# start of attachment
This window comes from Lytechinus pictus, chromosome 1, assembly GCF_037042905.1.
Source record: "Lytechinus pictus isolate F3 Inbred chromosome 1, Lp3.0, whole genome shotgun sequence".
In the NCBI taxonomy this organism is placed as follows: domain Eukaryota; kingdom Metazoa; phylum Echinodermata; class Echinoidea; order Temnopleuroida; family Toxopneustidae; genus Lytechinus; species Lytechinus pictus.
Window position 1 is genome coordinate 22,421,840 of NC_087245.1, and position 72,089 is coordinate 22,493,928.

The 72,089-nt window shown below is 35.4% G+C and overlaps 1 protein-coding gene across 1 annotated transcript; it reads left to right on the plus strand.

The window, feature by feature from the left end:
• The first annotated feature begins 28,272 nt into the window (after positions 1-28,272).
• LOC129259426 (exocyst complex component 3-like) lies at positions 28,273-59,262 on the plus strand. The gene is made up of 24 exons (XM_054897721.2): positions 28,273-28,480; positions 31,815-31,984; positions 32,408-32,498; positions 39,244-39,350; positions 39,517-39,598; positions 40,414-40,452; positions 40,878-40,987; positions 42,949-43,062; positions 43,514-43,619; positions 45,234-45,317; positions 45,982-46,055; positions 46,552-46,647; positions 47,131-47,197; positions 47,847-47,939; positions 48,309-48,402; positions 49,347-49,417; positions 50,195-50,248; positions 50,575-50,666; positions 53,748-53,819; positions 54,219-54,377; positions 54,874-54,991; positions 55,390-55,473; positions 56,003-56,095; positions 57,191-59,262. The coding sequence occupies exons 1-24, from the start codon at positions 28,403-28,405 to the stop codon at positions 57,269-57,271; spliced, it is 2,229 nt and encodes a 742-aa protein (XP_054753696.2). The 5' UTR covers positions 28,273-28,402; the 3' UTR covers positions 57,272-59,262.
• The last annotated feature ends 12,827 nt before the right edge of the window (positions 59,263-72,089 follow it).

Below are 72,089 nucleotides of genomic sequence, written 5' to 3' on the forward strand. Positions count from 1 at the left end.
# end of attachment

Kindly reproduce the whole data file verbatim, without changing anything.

This window comes from Lytechinus pictus, chromosome 1, assembly GCF_037042905.1.
Source record: "Lytechinus pictus isolate F3 Inbred chromosome 1, Lp3.0, whole genome shotgun sequence".
In the NCBI taxonomy this organism is placed as follows: domain Eukaryota; kingdom Metazoa; phylum Echinodermata; class Echinoidea; order Temnopleuroida; family Toxopneustidae; genus Lytechinus; species Lytechinus pictus.
Window position 1 is genome coordinate 22,421,840 of NC_087245.1, and position 72,089 is coordinate 22,493,928.

The 72,089-nt window shown below is 35.4% G+C and overlaps 1 protein-coding gene across 1 annotated transcript; it reads left to right on the plus strand.

The window, feature by feature from the left end:
• The first annotated feature begins 28,272 nt into the window (after positions 1-28,272).
• LOC129259426 (exocyst complex component 3-like) lies at positions 28,273-59,262 on the plus strand. The gene is made up of 24 exons (XM_054897721.2): positions 28,273-28,480; positions 31,815-31,984; positions 32,408-32,498; positions 39,244-39,350; positions 39,517-39,598; positions 40,414-40,452; positions 40,878-40,987; positions 42,949-43,062; positions 43,514-43,619; positions 45,234-45,317; positions 45,982-46,055; positions 46,552-46,647; positions 47,131-47,197; positions 47,847-47,939; positions 48,309-48,402; positions 49,347-49,417; positions 50,195-50,248; positions 50,575-50,666; positions 53,748-53,819; positions 54,219-54,377; positions 54,874-54,991; positions 55,390-55,473; positions 56,003-56,095; positions 57,191-59,262. The coding sequence occupies exons 1-24, from the start codon at positions 28,403-28,405 to the stop codon at positions 57,269-57,271; spliced, it is 2,229 nt and encodes a 742-aa protein (XP_054753696.2). The 5' UTR covers positions 28,273-28,402; the 3' UTR covers positions 57,272-59,262.
• The last annotated feature ends 12,827 nt before the right edge of the window (positions 59,263-72,089 follow it).

Below are 72,089 nucleotides of genomic sequence, written 5' to 3' on the forward strand. Positions count from 1 at the left end.